Monday, January 09, 2017

Celebrity Apocalypse 2017?

Oh my God!  Oh my God!  It's started!  The 2017 celebrity apocalypse is upon us!  Haven't you heard?  Peter Sarstedt dies yesterday!  More famous people are sure to follow!  OK, I know Sarstedt's death might not have the same resonance of that of, say David Bowie, but I'm surprised not to have seen more bleating about how awful it is that 2017 has already claimed a celebrity victim when, after last year's holocaust, we'd apparently been promised, (by whom, I'm not clear), that no famous people would die this year.   I guess some old sixties singer just isn't famous enough for those social media hipsters to get worked up about.  Of course, he wasn't the first celebrity death of 2017.  I believe that 'honour' fell to Indian actor Om Puri.  Obviously, as he was a 'foreigner' (ie, not white and didn't appear mainly in English-language blockbuster movies), he didn't count.  Despite the fact that he was a major figure in Indian cinema and a familiar face in British films and TV, giving many fine performances, perhaps most notably in East is East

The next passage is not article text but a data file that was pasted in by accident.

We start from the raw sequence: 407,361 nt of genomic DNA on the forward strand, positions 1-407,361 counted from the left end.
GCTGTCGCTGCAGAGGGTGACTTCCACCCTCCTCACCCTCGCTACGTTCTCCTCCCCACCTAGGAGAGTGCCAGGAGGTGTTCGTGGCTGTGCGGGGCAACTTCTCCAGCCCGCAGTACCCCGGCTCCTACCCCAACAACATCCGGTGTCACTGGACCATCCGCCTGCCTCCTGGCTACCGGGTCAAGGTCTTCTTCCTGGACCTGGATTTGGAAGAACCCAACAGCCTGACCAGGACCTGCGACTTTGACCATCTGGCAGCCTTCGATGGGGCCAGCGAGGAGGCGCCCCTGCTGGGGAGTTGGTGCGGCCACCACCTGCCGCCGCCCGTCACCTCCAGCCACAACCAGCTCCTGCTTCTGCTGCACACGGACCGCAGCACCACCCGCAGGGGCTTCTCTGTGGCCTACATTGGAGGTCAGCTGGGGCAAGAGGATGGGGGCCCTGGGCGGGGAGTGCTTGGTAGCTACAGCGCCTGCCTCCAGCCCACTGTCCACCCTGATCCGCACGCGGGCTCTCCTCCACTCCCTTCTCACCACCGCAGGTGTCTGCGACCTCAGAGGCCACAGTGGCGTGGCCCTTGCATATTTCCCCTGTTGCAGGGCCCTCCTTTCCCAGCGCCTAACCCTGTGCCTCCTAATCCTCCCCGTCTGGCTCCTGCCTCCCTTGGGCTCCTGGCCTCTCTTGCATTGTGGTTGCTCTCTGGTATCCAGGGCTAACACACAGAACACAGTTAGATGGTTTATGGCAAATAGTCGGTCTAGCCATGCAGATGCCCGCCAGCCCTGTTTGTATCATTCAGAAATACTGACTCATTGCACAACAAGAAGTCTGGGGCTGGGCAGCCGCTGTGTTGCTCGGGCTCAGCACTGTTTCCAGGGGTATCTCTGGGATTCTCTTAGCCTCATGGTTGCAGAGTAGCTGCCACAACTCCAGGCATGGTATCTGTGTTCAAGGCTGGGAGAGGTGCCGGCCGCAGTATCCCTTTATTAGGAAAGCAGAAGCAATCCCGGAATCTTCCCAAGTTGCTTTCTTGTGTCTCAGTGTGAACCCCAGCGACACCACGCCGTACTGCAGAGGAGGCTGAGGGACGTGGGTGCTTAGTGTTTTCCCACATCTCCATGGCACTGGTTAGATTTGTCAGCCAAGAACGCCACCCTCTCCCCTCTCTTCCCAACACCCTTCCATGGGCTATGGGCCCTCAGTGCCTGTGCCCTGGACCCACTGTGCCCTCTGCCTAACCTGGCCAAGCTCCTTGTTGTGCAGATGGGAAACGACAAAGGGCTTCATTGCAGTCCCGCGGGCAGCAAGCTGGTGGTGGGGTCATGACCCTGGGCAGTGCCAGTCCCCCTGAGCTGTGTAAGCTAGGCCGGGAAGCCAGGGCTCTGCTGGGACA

But why were people making such a fuss about last year's celebrity deaths?  It wasn't just the volume, there seemed to be much more in the way of public grief surrounding many of the individual deaths.  I'm guessing it was because for a particular generation of people, now active online in social media, many of the celebrities who died last year were 'iconic' figures, who represented an important part of their cultural personal histories.  I certainly understand why, for people of my age group, the deaths of Bowie and Carrie Fisher, felt hugely significant: Bowie seemed ever-present throughout my teens and adult life, whilst I'm one of those people who, as a teenager, queued up outside their local cinema to see Star Wars on its UK release.  Indeed, Star Wars was a huge part of my teen years - I remember being obsessed by everyone and everything associated with it.  But I outgrew it and whilst saddened by Carrie Fisher's untimely death, i don't feel devastated by it, or feel that part of my childhood has died with her.  To be honest, the only celebrity death last year which really affected me was that of Muhammed Ali.  I'd admired so much, for the better part of my life.  Not as a boxer - I'm not really a boxing fan - but for the fact that, over the issue of the Vietnam draft, he stood, unwaveringly, by his principles, regardless of the cost.  And it cost him dearly, losing his titles and having his boxing licence suspended for several years.  I remember seeing him on British TV in the early seventies, when I was very young - he impressed me immensely: witty and funny, frequently self-deprecating and passionate about the cause of civil rights.  In every way he contradicted the popular stereotypes of black people prevalent in popular media at the time.  So, when he died, I did feel a profound sense of loss.  He really was 'The Greatest', in and out of the ring.



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